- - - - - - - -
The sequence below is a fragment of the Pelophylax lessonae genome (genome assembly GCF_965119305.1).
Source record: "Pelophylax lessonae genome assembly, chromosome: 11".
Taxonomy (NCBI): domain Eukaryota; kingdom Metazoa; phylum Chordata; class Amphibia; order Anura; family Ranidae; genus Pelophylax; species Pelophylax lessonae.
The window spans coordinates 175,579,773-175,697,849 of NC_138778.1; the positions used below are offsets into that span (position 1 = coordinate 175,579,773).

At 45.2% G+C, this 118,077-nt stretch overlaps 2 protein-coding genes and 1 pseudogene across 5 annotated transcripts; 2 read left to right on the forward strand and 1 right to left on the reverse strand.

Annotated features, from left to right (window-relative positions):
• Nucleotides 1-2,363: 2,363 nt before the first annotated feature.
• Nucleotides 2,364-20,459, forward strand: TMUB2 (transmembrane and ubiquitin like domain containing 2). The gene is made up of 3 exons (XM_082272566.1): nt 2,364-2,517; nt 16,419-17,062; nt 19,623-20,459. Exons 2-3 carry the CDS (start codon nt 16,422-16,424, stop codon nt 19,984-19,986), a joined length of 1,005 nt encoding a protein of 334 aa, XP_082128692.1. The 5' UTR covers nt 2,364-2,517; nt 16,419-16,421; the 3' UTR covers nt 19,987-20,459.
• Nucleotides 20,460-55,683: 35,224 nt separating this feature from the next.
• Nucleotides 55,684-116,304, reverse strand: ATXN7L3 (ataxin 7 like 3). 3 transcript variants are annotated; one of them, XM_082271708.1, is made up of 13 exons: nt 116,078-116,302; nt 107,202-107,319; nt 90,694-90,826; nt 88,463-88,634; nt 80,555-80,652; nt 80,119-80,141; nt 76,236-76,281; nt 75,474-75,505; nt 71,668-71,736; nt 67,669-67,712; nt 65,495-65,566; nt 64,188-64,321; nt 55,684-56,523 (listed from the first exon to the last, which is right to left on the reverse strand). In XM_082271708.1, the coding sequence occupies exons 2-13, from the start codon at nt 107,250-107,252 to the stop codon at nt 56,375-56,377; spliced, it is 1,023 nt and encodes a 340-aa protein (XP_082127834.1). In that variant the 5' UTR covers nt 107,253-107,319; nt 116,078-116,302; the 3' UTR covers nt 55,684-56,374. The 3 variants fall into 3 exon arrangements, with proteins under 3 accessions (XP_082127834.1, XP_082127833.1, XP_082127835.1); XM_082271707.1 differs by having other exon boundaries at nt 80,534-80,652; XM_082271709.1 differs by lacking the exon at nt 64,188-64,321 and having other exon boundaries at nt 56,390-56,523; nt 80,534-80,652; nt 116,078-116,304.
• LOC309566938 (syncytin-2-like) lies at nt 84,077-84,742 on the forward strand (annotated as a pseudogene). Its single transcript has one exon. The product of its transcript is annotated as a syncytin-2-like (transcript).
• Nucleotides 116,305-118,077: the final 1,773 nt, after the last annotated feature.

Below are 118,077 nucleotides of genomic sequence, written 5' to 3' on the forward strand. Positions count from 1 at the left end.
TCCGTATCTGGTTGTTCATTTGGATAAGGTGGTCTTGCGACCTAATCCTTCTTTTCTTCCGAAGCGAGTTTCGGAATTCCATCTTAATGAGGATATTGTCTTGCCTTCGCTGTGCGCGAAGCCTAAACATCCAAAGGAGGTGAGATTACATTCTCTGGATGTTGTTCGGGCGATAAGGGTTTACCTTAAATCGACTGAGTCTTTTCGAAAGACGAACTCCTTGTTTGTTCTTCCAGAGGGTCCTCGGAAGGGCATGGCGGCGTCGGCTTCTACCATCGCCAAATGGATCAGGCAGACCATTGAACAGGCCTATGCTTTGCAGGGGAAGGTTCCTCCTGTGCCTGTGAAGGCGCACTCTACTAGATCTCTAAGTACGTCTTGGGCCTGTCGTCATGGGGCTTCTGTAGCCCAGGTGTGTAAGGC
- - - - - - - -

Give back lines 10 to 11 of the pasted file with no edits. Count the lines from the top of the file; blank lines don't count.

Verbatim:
• Nucleotides 55,684-116,304, reverse strand: ATXN7L3 (ataxin 7 like 3). 3 transcript variants are annotated; one of them, XM_082271708.1, is made up of 13 exons: nt 116,078-116,302; nt 107,202-107,319; nt 90,694-90,826; nt 88,463-88,634; nt 80,555-80,652; nt 80,119-80,141; nt 76,236-76,281; nt 75,474-75,505; nt 71,668-71,736; nt 67,669-67,712; nt 65,495-65,566; nt 64,188-64,321; nt 55,684-56,523 (listed from the first exon to the last, which is right to left on the reverse strand). In XM_082271708.1, the coding sequence occupies exons 2-13, from the start codon at nt 107,250-107,252 to the stop codon at nt 56,375-56,377; spliced, it is 1,023 nt and encodes a 340-aa protein (XP_082127834.1). In that variant the 5' UTR covers nt 107,253-107,319; nt 116,078-116,302; the 3' UTR covers nt 55,684-56,374. The 3 variants fall into 3 exon arrangements, with proteins under 3 accessions (XP_082127834.1, XP_082127833.1, XP_082127835.1); XM_082271707.1 differs by having other exon boundaries at nt 80,534-80,652; XM_082271709.1 differs by lacking the exon at nt 64,188-64,321 and having other exon boundaries at nt 56,390-56,523; nt 80,534-80,652; nt 116,078-116,304.
• LOC309566938 (syncytin-2-like) lies at nt 84,077-84,742 on the forward strand (annotated as a pseudogene). Its single transcript has one exon. The product of its transcript is annotated as a syncytin-2-like (transcript).